(WMC-TV) – A top ranking member of the West Tennessee Vice Lords broke his code of silence and spoke exclusively with Action News 5 about gang activity and how it is making its way into the suburbs.
"Right now, I'm breaking the code of silence. You can be killed. It's a violation opening your mouth and speaking to the public," said West Tennessee Vice Lord member we will refer to as "Joe".
For 11 years, gang life has been the only life for this West Tennessee Vice Lord.
"They took me in as their seed. That's what they called you. At the age of 13, I was called a young seed," he said.
We are concealing his identity, but not his story or his location.
"Joe" operates in Tipton County.
"Shooting people, killing people, selling dope, bringing money to the table, anything that benefits The Nation," he explained.
"I never thought in my 26 years of law enforcement here in Tipton County that I'd see the gang activity I see here today," said Captain Shannon Beasley, Tipton County Sheriff's Department.
Captain Shannon Beasley says he first started noticing gang activity in Tipton County in the mid-90s. Since then, he said the population has exploded.
His theory for why gangs are moving to the suburbs is all about recruitment. The more land you cover, the more profitable the operation and small towns are often full of idle minds.
"Vice Lords, Bloods, Gangster Disciples, Kitchen Crips, and that's just in our area here," said Beasley.
There is a lot of money to be made in the operation and a lot of guns.
Just steps away from the Covington Police Department you will find Bledsoe Avenue. It is one of the streets featured in a YouTube video giving an inside look into the gang operations in Tipton County. Action News 5's Justin Hanson recognized it immediately – because he grew up in the very same neighborhood.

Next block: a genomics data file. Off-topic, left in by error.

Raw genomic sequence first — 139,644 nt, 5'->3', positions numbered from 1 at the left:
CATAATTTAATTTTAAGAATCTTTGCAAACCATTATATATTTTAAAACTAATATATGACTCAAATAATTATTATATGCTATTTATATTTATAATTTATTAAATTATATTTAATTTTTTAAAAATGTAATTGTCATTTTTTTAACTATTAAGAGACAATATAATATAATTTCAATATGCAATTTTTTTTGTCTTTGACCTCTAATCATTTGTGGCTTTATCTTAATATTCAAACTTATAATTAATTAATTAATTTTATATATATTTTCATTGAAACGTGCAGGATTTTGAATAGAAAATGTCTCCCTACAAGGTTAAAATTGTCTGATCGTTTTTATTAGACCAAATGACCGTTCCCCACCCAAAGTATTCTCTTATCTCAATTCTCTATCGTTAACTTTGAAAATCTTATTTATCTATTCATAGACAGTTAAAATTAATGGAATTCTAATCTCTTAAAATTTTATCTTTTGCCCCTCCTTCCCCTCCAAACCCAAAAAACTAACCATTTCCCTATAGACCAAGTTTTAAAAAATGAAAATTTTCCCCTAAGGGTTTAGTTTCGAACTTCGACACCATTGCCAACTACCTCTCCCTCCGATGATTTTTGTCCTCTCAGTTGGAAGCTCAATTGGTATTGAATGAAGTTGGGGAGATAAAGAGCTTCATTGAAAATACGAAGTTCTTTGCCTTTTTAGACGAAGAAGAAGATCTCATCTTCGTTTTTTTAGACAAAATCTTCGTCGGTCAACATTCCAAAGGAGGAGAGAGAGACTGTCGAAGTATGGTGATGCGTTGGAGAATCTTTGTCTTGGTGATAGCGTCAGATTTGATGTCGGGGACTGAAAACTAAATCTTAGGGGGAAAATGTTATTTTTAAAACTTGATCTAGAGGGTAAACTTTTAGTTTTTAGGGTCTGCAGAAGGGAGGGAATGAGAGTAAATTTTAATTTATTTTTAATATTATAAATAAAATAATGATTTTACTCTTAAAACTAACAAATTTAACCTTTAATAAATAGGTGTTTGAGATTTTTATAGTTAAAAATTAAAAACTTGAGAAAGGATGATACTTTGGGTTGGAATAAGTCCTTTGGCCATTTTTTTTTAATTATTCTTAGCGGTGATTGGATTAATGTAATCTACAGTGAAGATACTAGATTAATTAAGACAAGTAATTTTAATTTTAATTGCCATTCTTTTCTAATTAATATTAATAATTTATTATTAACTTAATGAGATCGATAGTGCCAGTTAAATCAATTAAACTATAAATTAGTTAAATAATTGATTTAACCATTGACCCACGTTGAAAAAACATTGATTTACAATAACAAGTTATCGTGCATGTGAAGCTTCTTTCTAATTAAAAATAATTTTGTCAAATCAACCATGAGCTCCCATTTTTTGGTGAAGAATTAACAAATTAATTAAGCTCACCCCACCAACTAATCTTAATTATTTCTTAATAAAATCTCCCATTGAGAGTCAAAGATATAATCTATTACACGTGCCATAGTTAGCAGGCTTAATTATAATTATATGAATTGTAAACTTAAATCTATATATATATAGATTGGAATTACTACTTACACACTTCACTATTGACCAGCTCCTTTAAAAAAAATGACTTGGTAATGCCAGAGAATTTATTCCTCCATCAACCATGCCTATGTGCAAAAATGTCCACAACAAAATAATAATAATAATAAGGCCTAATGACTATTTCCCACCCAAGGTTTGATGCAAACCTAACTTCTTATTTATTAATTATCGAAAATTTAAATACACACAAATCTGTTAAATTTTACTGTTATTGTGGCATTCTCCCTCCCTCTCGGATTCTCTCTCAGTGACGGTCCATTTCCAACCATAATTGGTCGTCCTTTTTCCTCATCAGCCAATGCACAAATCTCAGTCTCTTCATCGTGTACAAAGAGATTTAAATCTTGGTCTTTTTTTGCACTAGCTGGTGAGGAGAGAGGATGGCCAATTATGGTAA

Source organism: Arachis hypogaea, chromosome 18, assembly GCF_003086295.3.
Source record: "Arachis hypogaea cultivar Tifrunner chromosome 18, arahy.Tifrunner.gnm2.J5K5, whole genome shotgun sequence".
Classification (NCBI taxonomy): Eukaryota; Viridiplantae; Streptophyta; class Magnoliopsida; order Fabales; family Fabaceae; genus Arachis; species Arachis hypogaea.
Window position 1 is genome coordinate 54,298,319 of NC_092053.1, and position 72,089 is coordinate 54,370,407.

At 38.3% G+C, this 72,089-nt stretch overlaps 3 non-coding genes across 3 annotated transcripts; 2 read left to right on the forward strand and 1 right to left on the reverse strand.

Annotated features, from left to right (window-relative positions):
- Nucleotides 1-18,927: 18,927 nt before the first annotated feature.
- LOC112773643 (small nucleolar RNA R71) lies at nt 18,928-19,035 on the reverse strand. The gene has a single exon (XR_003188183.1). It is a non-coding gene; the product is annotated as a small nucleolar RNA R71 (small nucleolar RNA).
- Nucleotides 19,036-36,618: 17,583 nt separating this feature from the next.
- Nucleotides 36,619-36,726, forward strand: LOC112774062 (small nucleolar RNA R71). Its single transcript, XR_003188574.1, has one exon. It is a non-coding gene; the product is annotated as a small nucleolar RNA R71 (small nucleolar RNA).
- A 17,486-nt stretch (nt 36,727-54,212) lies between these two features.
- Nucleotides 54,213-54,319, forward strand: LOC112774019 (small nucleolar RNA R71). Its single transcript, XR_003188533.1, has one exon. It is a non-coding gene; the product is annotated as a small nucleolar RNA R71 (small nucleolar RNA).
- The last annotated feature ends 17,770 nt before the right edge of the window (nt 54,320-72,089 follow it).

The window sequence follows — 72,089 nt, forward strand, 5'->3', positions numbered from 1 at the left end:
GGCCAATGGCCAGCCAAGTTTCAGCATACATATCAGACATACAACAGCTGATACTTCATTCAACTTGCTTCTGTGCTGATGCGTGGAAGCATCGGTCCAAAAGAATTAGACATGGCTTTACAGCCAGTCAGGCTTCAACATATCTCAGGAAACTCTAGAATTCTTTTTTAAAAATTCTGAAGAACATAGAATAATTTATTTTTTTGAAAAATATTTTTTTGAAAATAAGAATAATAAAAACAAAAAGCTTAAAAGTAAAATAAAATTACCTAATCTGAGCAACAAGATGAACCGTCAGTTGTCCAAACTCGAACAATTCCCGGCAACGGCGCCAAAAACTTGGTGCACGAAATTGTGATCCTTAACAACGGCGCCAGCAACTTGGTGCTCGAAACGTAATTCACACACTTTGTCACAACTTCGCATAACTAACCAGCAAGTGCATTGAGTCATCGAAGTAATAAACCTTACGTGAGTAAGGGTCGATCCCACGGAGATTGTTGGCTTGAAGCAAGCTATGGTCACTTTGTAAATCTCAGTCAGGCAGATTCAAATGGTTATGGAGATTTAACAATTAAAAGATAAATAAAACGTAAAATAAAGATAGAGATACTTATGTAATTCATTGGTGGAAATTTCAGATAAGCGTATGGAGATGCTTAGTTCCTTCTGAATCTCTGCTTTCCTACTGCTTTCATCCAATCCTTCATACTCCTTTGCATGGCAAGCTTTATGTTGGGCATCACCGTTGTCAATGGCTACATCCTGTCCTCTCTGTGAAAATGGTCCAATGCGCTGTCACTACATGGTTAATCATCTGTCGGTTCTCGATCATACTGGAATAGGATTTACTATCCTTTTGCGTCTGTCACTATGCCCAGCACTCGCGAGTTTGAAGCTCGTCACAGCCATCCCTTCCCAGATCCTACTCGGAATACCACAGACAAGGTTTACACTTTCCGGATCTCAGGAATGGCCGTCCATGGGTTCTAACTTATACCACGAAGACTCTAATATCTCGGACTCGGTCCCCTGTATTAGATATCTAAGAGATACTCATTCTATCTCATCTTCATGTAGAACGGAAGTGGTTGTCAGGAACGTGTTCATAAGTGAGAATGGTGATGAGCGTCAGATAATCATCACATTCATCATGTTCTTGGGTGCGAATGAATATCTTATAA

"Dead homies, houses being shot up, charges," said "Joe".
Justin Hanson asked, "Have you ever been charged with anything?"
"Joe" responded, "Yes, I've been charged with reckless homicide."
He said gang banging in the suburbs is good money. He can make up to $4,000 per week and he has never held a real job in his entire life.
"It's spreading and it's gotten out of control especially in these small towns. Everybody used to think it was just a big city thing. From Memphis all down 51, it's here," explained "Joe".
Now, for what he says is his family's safety, Joe is leaving gang life and is moving away from West Tennessee.
But he says small town gangs are not going anywhere.
"It's been going on before us and will go on after us. When we're dead and gone it's still gonna be here. It's just a new generation...it's about the new generation. It ain't going nowhere," he explained.